Politicians have the power to embolden people, giving them a sense of righteousness and a feeling of immunity if they take action into their own hands. Much like how people listened to Waldo, people listened to Trump. All they needed was a symbol to band together on.
But this amplification of violence is not only available to politicians anymore. Misinformation and validation for hate can come from anyone who has a platform. Take, for example, the criticism against Joe Rogan these past few years. With the largest podcast in the world, millions of people hear his words. That’s why when he questions vaccination or repeats conspiracy theories, even with a frame of innocent curiosity, he divides people. Despite claiming, on multiple occasions, that he’s not a doctor and he’s a “fucking moron”, his words can rouse other morons to act dangerously.
A repercussive example was on July 14, 2022. On his podcast, Rogan joked about shooting homeless people in LA. The joke itself wasn’t particularly funny, but what was most surprising was that it came during a time of crisis. In 2020, over half a million Americans were unhoused. While we can all defend a joke in a society where everyone is of sound mind, we, unfortunately, live in a world where all a crazy person needs is a spark to unleash violence on others. Therefore, we, like Rogan, must examine whether there is a relation between crimes around us and what high-profile individuals say.
Six days after Rogan’s joke about homeless people, I woke up to an emergency alert on my phone. The message warned me that a shooter killed three homeless people in my neighboring city of Langley, BC. Whether Rogan’s words had any influence we will never know for the suspect was shot dead by the police, but the fact remains.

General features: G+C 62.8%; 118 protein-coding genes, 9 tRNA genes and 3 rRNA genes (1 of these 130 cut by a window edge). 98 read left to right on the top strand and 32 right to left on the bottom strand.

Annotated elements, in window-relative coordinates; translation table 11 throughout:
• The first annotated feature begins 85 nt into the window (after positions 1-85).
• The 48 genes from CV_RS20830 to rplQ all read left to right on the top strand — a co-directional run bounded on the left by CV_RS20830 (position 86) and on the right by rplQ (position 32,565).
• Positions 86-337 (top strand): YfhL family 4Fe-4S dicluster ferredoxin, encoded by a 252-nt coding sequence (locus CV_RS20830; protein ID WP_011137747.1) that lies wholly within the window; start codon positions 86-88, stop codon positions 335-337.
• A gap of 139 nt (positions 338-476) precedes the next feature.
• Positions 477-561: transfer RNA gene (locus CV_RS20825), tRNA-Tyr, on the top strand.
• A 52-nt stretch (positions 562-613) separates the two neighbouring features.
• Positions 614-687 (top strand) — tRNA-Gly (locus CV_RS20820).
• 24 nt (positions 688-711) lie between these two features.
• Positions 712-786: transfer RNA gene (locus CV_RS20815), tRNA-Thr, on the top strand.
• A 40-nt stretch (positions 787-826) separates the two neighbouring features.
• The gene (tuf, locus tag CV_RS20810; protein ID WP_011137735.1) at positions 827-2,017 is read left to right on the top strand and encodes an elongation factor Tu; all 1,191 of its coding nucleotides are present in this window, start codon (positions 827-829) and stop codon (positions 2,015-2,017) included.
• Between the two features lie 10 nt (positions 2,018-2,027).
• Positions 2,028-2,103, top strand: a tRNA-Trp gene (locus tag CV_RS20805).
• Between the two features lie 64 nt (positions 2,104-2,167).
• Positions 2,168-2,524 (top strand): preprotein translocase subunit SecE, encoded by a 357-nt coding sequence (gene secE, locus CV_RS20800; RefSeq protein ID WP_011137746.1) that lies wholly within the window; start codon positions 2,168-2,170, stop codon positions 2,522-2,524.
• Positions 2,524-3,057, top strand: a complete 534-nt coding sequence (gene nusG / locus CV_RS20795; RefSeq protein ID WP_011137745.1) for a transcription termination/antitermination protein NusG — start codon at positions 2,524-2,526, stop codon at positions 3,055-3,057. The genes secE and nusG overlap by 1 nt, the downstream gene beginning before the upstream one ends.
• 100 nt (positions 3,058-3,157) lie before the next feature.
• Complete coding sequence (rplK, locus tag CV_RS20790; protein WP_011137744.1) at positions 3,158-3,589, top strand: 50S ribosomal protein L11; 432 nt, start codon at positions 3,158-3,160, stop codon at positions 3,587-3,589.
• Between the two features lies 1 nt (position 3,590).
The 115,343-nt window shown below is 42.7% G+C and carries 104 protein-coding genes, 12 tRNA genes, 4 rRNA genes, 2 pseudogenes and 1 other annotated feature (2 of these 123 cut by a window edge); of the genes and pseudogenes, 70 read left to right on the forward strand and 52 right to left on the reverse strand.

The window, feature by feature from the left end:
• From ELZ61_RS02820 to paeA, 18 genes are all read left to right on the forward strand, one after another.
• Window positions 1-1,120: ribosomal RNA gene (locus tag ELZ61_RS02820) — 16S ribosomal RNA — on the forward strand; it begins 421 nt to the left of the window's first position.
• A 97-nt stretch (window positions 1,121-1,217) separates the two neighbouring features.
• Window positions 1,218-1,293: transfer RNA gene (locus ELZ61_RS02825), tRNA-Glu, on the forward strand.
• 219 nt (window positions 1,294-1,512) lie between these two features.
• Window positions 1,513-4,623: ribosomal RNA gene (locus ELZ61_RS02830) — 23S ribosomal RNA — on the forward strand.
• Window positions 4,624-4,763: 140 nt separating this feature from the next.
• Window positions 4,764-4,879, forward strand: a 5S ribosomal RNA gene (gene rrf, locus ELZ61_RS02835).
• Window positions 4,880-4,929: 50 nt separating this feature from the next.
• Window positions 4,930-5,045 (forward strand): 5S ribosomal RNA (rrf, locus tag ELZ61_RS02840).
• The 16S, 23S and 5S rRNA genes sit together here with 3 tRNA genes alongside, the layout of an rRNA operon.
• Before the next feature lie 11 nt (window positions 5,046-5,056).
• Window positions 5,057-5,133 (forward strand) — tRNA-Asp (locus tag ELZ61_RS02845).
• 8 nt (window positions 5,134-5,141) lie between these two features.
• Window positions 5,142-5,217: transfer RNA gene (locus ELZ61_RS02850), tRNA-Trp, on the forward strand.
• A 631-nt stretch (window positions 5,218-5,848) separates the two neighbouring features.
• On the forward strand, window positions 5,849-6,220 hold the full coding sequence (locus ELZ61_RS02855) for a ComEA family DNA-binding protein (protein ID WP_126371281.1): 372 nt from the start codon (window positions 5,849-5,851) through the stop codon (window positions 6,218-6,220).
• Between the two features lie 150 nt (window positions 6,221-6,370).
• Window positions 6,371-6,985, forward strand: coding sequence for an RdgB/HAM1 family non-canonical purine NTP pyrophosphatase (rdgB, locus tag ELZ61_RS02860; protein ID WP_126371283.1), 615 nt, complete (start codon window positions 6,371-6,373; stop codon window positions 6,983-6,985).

Recently, the news has been about “Ye” and his antisemitic comments on social media. When one of the loudest voices of our generation starts spewing hate, the world notices. Many condemned the message, while some flew banners on the Los Angeles freeway saying, “Kanye is right about the Jews”.
Violence does not begin with gas chambers. That’s where the story ends. Violence begins with hate speech and blame aimed at a group of people. Whether we are trying to bring down a government or clear out vermins, violence has always been effective. But what happens after? What happens when a government is overthrown and the so-called vermins are gone?
At the end of The Waldo Moment, we find Jamie homeless in an Orwellian world ruled by Waldo. Out of all the episodes I have rewatched so far, this episode felt real, almost cutting too close to home.
The ridiculous theater of politics is more ineffective than ever. Any attempt to improve it creates more risks of having it crumble completely. In many ways, we are already living with the consequences portrayed in the conclusion of The Waldo Moment. Many are already worshiping a cartoon character and will act violently if called upon.
So how did this episode age? Like the previous political episode, The National Anthem, what seemed to have been preposterous a decade ago had already come true. That is why when watching this episode, we can only laugh and shake our heads. How innocent it must have felt for the Black Mirror creators when conceiving this concept.